A one-day, all-day dash across northern Poland, from Szczecin on the German border in the west, to Suwalki on the Lithuanian border in the east.
It might not be many people’s idea of a great holiday destination, yet, but with its countless lakes, forests, rolling countryside, mediaeval old towns and proximity to the Baltic Sea, northern Poland has a lot going for it.
Szczecin – Pila – Bydgoszcz – Grudziadz – Olsztyn – Suwalki, 412 miles (663km).
Day three of Race around the Baltic.
Saying goodbye to Szczecin, the former Port of Berlin wearing its industry proudly on the skyline.
S10 eastbound: lovely, smooth fresh tarmac but it only lasts for ten miles. Poland has spent $60bn on its roads since 2007 but there is still much more to do.
Our task this morning, 217km to Bydgoszcz
Sorry, we have a thing about tree-lined roads.
Every town and tiny village has a speed camera, sometimes planted up with flowers. Interestingly, the speed limit in built up areas increases from 50kmh to 60kmh between 23:00 and 05:00.
Logging trucks and lots of them. Not as slow as first feared.
Characteristically east European, air and road temperature.
Wielgoszcz: an entirely typical (northern) Polish village from what we saw, neat and tidy. Note the elaborate church steeple.
Shabby chic in Miroslawiec, one of the few towns around here not on, or near, a lake or lakes.
Because the landscape is gently rolling there aren’t the epic lake-filled vistas you get in Switzerland, for instance – this is the best we could do – but there are hundreds of lakes in the west and thousands in the east.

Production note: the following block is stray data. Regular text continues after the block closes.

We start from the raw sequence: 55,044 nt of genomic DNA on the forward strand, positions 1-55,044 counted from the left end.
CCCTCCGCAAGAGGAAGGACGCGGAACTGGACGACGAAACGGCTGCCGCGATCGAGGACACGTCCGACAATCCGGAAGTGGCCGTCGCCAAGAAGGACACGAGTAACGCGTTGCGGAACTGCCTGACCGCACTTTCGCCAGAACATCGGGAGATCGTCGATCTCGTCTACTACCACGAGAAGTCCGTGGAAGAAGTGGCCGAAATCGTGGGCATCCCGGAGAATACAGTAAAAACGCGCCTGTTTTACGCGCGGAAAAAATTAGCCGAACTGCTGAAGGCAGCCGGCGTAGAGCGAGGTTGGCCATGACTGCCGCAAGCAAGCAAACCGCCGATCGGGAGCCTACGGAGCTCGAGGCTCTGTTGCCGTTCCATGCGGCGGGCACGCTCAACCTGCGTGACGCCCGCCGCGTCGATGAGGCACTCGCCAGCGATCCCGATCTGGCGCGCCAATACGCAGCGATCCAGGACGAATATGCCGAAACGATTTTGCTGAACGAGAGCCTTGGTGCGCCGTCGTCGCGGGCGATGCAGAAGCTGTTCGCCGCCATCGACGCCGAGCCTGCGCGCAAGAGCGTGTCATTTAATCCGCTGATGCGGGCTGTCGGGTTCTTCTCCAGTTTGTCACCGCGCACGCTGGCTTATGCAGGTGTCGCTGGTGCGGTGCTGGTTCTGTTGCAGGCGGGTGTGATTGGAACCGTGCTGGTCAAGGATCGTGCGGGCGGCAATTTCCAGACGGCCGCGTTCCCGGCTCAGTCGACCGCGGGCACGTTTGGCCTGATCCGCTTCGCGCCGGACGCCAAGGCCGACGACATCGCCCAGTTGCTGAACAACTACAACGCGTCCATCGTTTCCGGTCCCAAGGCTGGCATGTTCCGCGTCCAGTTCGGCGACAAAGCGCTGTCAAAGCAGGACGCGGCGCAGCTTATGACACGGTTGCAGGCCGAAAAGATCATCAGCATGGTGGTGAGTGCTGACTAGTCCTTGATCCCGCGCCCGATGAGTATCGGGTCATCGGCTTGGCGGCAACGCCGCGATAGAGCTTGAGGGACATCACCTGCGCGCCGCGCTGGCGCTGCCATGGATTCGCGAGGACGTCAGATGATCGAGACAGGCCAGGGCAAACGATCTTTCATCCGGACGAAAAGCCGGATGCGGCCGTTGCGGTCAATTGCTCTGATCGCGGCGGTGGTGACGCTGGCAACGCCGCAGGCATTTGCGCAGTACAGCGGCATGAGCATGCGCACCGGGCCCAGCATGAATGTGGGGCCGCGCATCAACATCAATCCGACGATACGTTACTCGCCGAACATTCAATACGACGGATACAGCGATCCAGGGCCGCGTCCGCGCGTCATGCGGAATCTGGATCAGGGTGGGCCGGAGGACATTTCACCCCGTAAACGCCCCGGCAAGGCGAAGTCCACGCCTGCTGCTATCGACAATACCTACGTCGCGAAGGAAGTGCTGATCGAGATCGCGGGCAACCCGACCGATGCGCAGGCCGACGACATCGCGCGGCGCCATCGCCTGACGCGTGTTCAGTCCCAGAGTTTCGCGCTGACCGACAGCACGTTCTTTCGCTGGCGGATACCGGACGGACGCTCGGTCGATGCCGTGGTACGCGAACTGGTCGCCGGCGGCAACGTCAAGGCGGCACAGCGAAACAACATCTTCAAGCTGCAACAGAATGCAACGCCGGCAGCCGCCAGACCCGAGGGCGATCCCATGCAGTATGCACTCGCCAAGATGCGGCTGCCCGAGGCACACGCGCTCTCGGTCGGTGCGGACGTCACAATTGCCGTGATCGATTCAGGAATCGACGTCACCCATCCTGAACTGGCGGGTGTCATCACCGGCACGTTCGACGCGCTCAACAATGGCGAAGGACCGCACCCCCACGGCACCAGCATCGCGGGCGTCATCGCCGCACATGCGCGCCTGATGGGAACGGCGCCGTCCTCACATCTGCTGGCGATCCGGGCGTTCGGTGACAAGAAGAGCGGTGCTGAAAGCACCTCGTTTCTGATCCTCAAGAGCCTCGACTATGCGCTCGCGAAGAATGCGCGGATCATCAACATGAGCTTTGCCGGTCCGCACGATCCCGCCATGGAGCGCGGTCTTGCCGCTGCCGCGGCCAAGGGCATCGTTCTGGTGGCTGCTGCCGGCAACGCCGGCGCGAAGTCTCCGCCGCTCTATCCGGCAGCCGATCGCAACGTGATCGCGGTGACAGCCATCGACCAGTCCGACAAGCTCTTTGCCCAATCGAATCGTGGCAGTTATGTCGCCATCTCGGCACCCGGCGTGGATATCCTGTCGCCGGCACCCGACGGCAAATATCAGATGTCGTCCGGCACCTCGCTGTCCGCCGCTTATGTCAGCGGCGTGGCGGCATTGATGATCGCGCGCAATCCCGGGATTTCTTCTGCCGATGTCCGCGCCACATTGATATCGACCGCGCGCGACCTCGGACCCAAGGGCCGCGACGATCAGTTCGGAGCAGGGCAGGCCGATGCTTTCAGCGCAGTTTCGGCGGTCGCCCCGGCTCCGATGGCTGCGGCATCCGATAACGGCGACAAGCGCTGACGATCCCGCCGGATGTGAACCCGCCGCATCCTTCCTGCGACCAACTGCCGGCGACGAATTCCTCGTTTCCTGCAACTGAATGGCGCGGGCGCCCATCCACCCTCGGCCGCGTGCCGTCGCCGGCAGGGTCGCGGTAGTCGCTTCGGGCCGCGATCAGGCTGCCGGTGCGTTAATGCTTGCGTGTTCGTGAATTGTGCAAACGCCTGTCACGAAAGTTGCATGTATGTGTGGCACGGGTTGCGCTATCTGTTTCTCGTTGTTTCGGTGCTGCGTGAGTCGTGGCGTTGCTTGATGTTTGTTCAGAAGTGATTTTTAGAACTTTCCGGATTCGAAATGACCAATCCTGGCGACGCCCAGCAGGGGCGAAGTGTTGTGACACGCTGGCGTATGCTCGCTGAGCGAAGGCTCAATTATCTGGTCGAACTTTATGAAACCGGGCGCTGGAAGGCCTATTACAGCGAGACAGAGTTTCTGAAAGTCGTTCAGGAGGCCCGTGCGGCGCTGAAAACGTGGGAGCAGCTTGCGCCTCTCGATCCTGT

Pila celebrating its 500th anniversary. Formerly Schneidermuhl in German Prussia. Both names derived from wood cutting.
Disheartening, but only 77km now to Bydgoszcz
We all spent 40 minutes stuck behind a little black Toyota
No drive in eastern Europe is complete without a box girder bridge. This one notably crosses the Vistula, Poland’s longest river, at Grudziadz.
Grudziadz, interesting mix. The towns slow us down but, though they were extensively damaged in WW2, the historic centres survived, or have been restored. The mediaeval centre of Torun, 40km south, also on the Vistula, is a UNESCO World Heritage Site.
Main road, S16 Grudziadz-Ostroda, but as bad as the surface gets all day. No potholes anywhere, but note the fresh stone chip on the windscreen. We get another before the day is out.
Stop means stop. Every single truck, van and car – even in this queue – stops to check if a train is coming, so we do too.
Olsztyn, pop. 175k, right in the middle of the Masurian Lake District in north east Poland with 15 lakes in the city boundary. Of more interest for us right at this moment is that, as you can see, it’s within striking distance – 50 miles – of the Russian enclave, Kaliningrad (formerly Konigsberg).
Hotel Zamek looming over Ryn, tempting.
After Olsztyn the roads were virtually empty. Then the sun came out.
Bakalarzewo: just 20km from border town Suwalki, itself just 25km from Lithuania.